The most fortunate thing for Jong-un is his country’s geography. Pyongyang and Seoul are closer than the distance between Karachi and Hyderabad, with Seoul around 50 kilometres of the border. By deploying more than 13,000 artillery pieces along this border, North Korea has left no stone unturned to scare its next-door neighbour. Even if two-thirds of the artillery pieces hit the world’s ninth most densely-populated capital city, where almost half the country’s population lives, the DPRK has the power to turn Seoul into a living hell.

Around 150,000 US citizens live in South Korea, and the country’s capital is home to 40,000 Americans and 15,000 Japanese nationals. American casualties in both the Afghanistan and Iraq wars are still less than 7,000; so, imagine how damaging even a conventional war can be for the two allies. Militarily, there is no comparison between a country that has recently tested the mother of all bombs in Afghanistan and has sophisticated nuclear, biological and chemical weapons of every possible scale to the one and a country that has almost everything that is outdated. But, this makes not only South Korea but also Japan and the US even more vulnerable as the so-called hermit kingdom may not wait to try its recently upgraded nuclear arsenal as the last resort.

Increasingly seen unavoidable, a war between the US and North Korea will be tragic on an unbelievable scale. Due to the South Korean involvement, we could see families and extended families fighting each other. Such a war also has the potential to destroy the most modern infrastructure that is in place in at least South Korea and Japan, costing trillions of dollars to both world economies and resulting in a possible domino effect for other nations.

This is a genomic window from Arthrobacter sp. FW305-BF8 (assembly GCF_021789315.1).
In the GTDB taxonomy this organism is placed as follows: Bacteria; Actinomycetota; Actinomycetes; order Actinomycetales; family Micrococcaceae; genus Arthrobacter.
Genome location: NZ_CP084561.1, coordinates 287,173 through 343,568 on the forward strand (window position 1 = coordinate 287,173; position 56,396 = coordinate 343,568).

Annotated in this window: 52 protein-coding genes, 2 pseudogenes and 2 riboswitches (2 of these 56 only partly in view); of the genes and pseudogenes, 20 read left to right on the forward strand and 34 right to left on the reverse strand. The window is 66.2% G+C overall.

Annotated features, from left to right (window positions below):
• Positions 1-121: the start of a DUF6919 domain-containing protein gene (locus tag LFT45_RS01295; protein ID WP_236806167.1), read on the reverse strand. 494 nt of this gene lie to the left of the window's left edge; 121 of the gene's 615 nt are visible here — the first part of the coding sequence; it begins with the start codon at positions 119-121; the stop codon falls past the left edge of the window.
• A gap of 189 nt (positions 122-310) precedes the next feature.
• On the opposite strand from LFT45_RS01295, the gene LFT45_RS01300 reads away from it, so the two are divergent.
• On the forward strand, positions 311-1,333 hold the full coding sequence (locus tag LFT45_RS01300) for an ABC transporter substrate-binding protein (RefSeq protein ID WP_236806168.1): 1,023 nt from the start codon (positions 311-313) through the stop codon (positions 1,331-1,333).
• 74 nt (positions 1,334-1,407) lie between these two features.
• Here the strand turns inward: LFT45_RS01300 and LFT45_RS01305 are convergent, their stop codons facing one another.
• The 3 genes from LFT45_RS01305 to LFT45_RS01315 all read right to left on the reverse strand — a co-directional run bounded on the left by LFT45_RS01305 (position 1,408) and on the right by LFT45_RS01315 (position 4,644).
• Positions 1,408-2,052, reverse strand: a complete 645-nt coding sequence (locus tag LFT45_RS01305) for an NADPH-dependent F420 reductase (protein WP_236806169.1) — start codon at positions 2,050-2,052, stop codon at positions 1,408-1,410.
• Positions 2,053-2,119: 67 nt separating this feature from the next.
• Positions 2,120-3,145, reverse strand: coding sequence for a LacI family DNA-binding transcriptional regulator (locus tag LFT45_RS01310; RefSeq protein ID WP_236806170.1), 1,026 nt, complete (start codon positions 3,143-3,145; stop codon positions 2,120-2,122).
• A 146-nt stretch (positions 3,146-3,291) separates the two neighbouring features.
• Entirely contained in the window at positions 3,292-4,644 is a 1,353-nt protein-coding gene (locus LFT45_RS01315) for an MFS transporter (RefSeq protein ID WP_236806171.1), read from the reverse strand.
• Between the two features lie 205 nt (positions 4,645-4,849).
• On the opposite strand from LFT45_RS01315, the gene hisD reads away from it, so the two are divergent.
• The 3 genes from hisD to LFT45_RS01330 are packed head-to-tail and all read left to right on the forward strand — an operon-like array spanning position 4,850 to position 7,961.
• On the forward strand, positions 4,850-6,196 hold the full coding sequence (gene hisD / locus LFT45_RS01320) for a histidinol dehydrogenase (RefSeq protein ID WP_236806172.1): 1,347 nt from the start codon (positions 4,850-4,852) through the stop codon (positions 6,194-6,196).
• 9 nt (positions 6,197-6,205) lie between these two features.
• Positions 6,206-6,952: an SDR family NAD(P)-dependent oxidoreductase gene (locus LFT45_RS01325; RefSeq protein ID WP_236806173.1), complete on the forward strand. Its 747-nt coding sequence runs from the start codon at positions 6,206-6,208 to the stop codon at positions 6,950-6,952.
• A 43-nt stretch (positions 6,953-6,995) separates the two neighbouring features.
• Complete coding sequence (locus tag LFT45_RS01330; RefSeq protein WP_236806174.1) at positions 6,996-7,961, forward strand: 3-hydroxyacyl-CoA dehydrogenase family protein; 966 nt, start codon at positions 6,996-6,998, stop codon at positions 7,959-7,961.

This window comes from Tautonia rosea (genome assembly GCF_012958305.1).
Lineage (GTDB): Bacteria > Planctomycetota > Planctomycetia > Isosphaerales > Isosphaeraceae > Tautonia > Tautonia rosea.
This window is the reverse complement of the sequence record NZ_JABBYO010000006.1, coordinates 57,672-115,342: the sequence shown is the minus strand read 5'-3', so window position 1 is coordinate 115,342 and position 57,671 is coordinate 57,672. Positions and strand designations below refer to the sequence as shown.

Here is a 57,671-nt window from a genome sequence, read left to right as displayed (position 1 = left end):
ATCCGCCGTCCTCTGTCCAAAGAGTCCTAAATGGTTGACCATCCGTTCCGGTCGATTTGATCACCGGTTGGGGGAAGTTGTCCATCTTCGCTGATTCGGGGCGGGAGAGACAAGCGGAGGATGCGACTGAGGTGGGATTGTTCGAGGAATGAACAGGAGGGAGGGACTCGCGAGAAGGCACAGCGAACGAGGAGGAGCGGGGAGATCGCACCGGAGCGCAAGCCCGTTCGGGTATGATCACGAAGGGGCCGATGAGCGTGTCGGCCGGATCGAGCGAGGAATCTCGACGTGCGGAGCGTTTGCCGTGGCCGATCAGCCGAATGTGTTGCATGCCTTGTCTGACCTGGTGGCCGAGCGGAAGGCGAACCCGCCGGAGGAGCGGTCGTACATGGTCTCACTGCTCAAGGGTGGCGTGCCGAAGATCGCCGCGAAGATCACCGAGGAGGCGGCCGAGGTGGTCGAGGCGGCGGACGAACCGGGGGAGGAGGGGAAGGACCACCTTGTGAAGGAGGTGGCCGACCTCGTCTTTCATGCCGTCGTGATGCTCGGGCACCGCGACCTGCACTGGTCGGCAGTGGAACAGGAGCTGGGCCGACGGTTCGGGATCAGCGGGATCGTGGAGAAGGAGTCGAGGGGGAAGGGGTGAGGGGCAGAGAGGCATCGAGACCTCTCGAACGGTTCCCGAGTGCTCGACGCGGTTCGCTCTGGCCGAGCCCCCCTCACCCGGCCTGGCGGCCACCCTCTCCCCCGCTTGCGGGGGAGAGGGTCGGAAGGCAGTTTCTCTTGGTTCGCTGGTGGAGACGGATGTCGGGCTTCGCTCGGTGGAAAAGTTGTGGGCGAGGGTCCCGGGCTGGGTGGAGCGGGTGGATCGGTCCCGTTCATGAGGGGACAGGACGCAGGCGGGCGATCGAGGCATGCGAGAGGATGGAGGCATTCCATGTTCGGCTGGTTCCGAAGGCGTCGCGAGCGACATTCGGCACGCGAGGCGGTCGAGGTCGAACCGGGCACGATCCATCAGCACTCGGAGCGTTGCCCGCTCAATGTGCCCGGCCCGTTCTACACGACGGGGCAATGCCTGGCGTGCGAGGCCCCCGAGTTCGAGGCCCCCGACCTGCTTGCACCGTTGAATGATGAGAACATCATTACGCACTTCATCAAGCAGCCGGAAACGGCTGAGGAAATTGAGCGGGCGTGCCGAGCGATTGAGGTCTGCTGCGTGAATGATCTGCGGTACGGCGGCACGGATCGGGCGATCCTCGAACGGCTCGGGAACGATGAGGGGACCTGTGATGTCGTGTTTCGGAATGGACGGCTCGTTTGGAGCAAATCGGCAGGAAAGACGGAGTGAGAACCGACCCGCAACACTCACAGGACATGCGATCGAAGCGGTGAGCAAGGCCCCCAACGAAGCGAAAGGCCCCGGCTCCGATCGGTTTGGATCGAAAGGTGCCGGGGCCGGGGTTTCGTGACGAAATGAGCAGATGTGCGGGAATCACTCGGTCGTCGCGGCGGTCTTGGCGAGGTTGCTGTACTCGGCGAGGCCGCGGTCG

The Swiss-educated Kim Jong-un, shown on media with largely broad smile on his face, may be ruthless like those rulers who don’t even spare their own blood relatives for power. But those who are on the opposite side are hardly angels – and may even be worse. After months of blusters and sabre-rattling – followed by a most undiplomatic verbal attack by Trump in the United Nations – Jong-un knows being tamed into talks is really a bait. To him, the enemy is eyeing the more than 10 trillion dollars worth of two hundred types of minerals that North Korea has under its mountains not to mention gold and even rare earth metals used in our smartphones and other high-tech products.

The way ahead is dark, although a ray of hope may emerge if the world’s most isolated leader is invited for talks by Putin or Jinping, who despite having maintained a distance in all this, still have some way to influence Kim Jong-un. Otherwise, history will remember Jong-un as a dictator who fought till death to defend his country; the millions of Koreans that could be annihilated in the war will just be commemorated as unsung heroes.

 

The writer is a senior journalist
associated with Geo News

Email: [email protected]